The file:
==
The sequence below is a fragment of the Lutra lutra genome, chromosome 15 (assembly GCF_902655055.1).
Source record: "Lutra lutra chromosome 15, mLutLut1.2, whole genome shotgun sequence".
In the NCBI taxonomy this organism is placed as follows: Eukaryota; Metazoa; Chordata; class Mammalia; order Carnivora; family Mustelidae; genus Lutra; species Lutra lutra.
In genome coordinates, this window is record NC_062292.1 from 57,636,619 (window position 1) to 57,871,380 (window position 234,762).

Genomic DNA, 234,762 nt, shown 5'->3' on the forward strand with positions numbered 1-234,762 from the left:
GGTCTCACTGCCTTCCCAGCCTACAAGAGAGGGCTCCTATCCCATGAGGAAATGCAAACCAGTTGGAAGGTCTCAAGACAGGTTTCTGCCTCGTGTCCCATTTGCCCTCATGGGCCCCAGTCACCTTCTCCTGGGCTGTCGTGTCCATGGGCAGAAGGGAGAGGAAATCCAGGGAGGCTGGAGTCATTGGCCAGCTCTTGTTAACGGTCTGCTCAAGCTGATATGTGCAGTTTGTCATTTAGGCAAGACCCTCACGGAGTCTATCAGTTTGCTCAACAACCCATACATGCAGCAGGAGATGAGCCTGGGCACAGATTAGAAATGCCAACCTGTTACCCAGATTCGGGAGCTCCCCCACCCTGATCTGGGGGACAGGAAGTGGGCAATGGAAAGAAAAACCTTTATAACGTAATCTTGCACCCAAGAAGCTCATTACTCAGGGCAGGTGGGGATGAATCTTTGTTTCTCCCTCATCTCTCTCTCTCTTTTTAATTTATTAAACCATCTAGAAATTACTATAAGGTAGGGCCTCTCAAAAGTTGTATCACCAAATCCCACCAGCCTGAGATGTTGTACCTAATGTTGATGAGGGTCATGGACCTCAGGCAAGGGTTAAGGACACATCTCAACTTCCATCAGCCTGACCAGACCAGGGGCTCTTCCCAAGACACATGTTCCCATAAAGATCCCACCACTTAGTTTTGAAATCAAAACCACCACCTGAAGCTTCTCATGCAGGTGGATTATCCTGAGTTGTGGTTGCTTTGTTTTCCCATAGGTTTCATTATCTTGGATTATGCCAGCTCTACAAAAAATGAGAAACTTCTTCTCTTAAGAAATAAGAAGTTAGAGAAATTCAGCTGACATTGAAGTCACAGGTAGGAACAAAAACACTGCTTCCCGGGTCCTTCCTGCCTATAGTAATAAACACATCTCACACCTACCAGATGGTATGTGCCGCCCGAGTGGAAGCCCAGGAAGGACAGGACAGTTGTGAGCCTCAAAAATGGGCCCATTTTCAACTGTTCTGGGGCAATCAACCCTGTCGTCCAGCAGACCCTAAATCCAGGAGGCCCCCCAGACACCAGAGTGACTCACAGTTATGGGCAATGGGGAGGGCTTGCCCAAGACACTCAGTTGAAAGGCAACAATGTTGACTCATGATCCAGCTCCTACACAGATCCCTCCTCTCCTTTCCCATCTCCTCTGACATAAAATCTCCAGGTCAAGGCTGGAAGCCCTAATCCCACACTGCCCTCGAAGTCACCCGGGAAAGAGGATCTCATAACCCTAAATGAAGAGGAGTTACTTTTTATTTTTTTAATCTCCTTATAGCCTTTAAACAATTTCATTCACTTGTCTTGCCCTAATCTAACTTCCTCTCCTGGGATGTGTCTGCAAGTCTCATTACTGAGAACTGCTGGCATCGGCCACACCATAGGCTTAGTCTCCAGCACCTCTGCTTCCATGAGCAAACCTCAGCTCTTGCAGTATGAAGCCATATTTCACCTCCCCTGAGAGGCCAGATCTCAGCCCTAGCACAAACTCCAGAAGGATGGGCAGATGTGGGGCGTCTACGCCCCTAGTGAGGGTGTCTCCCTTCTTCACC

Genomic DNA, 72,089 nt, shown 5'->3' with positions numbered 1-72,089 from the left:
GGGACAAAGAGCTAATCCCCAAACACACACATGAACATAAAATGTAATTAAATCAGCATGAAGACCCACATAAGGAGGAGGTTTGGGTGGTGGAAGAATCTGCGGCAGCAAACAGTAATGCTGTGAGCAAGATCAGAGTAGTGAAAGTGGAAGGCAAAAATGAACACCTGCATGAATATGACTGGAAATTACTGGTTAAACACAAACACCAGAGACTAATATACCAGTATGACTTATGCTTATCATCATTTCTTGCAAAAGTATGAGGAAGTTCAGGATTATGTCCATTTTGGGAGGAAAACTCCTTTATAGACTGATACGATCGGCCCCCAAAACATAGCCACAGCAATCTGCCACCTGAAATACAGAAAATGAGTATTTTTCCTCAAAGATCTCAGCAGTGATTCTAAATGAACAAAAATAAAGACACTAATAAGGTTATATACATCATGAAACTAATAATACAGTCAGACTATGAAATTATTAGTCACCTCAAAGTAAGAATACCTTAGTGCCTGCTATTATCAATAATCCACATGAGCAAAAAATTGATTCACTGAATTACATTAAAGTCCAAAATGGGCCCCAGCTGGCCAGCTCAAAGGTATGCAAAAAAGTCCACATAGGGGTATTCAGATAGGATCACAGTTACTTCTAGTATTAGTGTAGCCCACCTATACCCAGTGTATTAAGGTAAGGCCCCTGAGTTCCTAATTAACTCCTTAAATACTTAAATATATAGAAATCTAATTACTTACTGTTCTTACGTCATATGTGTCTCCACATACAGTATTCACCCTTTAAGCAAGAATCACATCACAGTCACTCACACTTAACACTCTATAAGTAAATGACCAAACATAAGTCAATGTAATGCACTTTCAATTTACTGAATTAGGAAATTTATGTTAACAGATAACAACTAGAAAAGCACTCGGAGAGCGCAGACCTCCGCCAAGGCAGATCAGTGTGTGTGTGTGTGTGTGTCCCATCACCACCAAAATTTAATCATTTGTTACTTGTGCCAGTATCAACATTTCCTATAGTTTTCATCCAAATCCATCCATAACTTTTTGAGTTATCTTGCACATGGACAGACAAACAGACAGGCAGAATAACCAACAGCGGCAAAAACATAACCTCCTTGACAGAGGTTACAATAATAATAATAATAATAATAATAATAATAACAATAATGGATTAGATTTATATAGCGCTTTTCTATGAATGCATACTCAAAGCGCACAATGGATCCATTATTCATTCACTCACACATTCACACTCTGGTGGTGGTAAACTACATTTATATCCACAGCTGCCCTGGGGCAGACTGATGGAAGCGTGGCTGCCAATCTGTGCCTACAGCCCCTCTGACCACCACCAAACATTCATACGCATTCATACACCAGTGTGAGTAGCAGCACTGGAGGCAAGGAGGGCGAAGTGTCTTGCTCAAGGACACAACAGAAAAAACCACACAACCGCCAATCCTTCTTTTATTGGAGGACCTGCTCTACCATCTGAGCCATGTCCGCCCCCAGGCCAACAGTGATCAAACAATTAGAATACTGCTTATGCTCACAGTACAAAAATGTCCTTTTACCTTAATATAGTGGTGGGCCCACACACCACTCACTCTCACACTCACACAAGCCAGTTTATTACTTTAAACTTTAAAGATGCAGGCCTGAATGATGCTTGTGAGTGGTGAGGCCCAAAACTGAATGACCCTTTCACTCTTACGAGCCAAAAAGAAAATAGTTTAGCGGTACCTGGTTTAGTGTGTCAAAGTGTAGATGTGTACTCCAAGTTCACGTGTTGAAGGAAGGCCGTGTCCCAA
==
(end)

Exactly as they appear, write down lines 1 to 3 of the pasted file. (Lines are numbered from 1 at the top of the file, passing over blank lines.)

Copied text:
The sequence below is a fragment of the Lutra lutra genome, chromosome 15 (assembly GCF_902655055.1).
Source record: "Lutra lutra chromosome 15, mLutLut1.2, whole genome shotgun sequence".
In the NCBI taxonomy this organism is placed as follows: Eukaryota; Metazoa; Chordata; class Mammalia; order Carnivora; family Mustelidae; genus Lutra; species Lutra lutra.